Add the barrel, and hey presto; one fortress gun!

Not the clearest of photos, but it should look good behind a wall.  

I'll still use the Ottoman wheeled carriages for my field artillery, but I am truly glad to have found a use for the Black Hat guns. 

Thank you Warlord Mike for the inspiration!

Thursday, 6 February 2014


Yeah, I know, not the stuff to set the heather on fire, but I thought I would share a clever little thing I found in our local Auchan supermarket just before Christmas.

Upper and underside
It's made by MyVillage (see, but they don't appear to do mail order) who specialise in making bits for twee model christmassy villages as seasonal decorations.

Basically it's bits of gravel stuck to a rubberised underlay.  No doubt railway modellers have known about this stuff for years, but it was a revelation to me.

4cm strips
It's sold in strips of approximately 14cm x 30 cm - although the edges are pretty rough and need trimming if you want a straight edge, as I did, so be prepared to lose some of the width.

Cutting from the rubberised side (I decided on some 4cm-wide strips) is fairly straightforward, although it is not kind to your blades as you are constantly scraping against the gravel.  In all of the cutting process I didn't lose any of the gravel that I didn't deliberately remove, so there shouldn't be too much of a worry over longevity.


It looks good from a distance, and close up has it a pleasing rocky/cobbled surface.

What you have then is a fairly weighty material, that is unlikely to move when placed on a rough surface, and it doesn't really require any further finishing.  I have plans to cut X- and Y-junctions and curves to allow the pieces to join up easily.

If my memory serves me well, they were €3.99 per strip, so not a bad investment for just under 1metre of road.

Over hill and down dale

But the kicker is how it shapes itself over terrain, as shown in the next photo - this is two sections butted together on the top of the hill.  As you can see, it draped rather nicely thanks to its own weight, and required no mucking about on my part.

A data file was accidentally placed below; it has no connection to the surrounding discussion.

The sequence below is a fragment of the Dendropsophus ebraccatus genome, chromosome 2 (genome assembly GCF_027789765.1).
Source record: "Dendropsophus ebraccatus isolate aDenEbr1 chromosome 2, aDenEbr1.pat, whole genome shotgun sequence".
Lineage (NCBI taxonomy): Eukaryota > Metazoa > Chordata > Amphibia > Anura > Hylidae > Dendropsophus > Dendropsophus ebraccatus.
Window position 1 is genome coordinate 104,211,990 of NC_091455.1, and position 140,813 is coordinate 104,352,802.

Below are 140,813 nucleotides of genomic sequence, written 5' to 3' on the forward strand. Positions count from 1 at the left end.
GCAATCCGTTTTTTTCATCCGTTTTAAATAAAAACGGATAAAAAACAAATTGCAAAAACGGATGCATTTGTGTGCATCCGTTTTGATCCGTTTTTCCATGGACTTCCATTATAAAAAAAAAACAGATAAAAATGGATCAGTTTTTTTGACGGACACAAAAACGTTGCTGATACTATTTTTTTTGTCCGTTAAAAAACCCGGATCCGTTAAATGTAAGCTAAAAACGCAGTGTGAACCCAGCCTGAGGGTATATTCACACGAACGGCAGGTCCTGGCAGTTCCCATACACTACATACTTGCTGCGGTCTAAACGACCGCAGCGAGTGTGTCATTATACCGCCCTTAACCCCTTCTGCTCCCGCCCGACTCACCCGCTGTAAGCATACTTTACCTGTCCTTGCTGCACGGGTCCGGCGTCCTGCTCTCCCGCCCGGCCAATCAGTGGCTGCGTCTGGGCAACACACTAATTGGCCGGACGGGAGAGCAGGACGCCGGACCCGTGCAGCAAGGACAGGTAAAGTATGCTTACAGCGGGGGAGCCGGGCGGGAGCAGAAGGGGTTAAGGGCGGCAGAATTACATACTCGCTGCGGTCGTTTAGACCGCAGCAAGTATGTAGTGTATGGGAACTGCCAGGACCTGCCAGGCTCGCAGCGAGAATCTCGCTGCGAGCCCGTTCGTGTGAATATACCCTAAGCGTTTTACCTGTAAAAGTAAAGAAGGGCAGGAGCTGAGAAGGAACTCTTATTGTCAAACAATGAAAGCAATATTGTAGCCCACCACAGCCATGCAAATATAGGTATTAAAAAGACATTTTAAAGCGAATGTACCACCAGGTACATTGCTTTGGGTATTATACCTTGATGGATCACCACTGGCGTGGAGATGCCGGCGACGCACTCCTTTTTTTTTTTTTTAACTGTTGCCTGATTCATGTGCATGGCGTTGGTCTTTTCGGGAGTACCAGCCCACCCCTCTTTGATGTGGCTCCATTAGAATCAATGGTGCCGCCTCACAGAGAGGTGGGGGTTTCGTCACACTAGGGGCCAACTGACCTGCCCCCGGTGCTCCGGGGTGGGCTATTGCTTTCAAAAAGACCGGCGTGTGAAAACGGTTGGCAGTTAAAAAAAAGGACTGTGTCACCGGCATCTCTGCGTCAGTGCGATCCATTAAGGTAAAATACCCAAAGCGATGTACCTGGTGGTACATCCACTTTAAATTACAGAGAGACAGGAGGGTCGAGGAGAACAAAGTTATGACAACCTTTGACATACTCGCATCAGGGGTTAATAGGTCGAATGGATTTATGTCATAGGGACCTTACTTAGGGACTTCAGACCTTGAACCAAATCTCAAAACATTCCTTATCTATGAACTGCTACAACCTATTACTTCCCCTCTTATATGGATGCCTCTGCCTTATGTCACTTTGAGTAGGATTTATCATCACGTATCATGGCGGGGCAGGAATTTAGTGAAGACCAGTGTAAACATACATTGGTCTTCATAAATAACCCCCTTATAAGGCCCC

Sunday, 2 February 2014

Gashants III

Yes, I'm still in the land of the living, but this working lark has taken its toll on hobby time.  It's hard to believe that it's over 6 months since the last posting.  Anyway, the inestimable Rodrick Campbell fired off my order of gashants in very quick order, but they have been languishing on the work table since then.

However  today I bestirred myself to actually do SOMETHING, and that something is shown below.

There was a certain amount of clipping and filing to do on the saddlecloths of the Black Hat figures, and  I also had to trim around the reins and saddle on the gashants, but all of it was quite simple. The most difficult is the pinning of the rider to his mount, but I imagine that's just me. After an hour's work for the first four, it's looking like a good fit and I'm glad I went down this route.  

They still need some filling with green stuff around the edges of the saddlecloths, but they're almost ready for the painting queue.

So a big thumbs up from me for the marriage of Black Hat riders and Highlander gashants.

EDIT 15 May 2014: I should also add that Mike Lewis at Black Hat was happy to send me packs of eight riders (without Octosaurs), so this is looking better cost-wise too!